The gameplay loop is almost unchanged: You have a database of video files which you can query with a search string that is matched against the spoken dialogue within the videos. These videos tell a story, and the player is tasked with puzzling this story together. The difficulty comes twofold: The number of search results is limited to five and ordered by date, so the later videos that contain most of the dramatic plot developments tend to be excluded, just as it was in “Her Story”. Also, almost all these videos are recordings of one side of conversations over the web, so to get the full picture, you need to find the recording of the other side. This actually is a meaningful step forward from “Her Story”, where only one side of the conversation was recorded.
The game provides you with a few tools to help you keep track of the developments you uncovered: A notes tool, which is bare bones but absolutely sufficient, a search term history, the ability to set bookmarks and to mark and search for terms from the current dialogue. This leads to the immersive gameplay loop known from “Her Story” and provides quite a bit of fun.
For a while. But then things started to drag a bit for me.
I think this is not inherent to the gameplay systems, but to the story “Telling Lies” wants to tell. It is an engaging yarn with quite a few plot twists and some very clever and important things on its mind, but it is a bit too long. The game contains almost 10 hours of video content, and not all of it is engaging. Also, the plot of “Telling Lies” is not as well matched to its medium as the plot of “Her Story” was. That game has a few twists that work uniquely well in the interactive medium of computer games, and “Telling Lies” struggles to provide similar peaks of engagement.
It is not a problem of the production values: The images and sound are crips, the performances are all at least adequate.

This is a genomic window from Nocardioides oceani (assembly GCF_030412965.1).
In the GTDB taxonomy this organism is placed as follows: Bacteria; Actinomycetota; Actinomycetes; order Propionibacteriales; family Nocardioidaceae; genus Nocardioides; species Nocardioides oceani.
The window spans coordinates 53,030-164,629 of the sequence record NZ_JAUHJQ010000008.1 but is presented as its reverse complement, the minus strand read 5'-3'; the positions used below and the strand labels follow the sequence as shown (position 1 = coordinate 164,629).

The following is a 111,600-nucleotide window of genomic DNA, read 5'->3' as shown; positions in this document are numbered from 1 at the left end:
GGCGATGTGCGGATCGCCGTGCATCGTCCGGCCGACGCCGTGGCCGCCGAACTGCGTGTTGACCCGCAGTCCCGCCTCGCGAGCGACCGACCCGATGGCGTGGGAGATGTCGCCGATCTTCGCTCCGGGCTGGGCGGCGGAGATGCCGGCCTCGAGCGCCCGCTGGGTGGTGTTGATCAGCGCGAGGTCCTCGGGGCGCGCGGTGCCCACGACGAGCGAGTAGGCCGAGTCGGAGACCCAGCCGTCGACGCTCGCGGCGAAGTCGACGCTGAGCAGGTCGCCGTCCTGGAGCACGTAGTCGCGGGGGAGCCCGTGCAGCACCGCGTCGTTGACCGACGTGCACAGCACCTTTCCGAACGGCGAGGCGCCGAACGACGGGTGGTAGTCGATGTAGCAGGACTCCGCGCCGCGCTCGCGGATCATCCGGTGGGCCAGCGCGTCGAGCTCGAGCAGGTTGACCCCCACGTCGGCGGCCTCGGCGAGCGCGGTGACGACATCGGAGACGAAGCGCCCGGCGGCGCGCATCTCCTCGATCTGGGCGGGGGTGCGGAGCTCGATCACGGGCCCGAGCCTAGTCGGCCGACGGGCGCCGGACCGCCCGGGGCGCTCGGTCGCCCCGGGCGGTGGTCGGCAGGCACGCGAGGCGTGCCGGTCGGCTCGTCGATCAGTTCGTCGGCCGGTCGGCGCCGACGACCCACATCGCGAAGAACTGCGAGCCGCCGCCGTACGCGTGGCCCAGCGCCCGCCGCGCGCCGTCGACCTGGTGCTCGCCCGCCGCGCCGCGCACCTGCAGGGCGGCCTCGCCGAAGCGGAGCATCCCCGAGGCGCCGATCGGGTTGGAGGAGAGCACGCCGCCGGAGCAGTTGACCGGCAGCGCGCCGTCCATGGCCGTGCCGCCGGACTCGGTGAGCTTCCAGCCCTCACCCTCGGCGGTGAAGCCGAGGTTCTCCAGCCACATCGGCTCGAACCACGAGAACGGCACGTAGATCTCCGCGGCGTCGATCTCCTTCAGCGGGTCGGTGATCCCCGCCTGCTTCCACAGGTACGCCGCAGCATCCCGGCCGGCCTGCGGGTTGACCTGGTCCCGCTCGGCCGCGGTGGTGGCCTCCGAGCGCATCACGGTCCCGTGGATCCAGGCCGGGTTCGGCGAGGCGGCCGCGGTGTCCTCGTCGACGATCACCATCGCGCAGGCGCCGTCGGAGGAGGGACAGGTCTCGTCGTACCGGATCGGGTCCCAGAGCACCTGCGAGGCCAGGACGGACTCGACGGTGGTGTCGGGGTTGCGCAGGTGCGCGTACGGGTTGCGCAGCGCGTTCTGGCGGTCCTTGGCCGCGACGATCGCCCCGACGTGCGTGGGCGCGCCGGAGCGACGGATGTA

In the end I think this might be a case of diminishing returns. Barlow’s unique style of game wowed me the first time, but the second time around, the wow factor was gone and what engagement remained wasn’t enough to overcome the bloat of the story.
TLDR: If this is your first Sam Barlow Interactive Video Detective game, you should have a lot of fun: “Telling Lies” is the superior product. But if you’ve played “Her Story” or “Immortality”, “Telling Lies” might lose you before it reaches its conclusion.
Same system as "Her story" : good story but the interface is awful :
- why am I forced to rewind videos while stop, start buttons could have prevented me from rewinding a 7 min video ?
- only 5 results from a search even if there are more occurences with the chosen keyword !
- impossible to watch 2 videos in the same time, very useful to link 2 conversations.
Really, if NSA analysts use such outdated tools, rogues and terrorists don't need to worry ! These amateurish errors spoil the gameplay.
Too expensive for what you get, and if you're expecting "Her Story 2," this isn't it, it isn't even close. Part of what made Her Story work was the micro-viewing sessions, which are replaced with longer, more tedious one-sided delivery that seems to be basically ignorant of what makes a game fun - this is more a slog than fun. Don't recommend.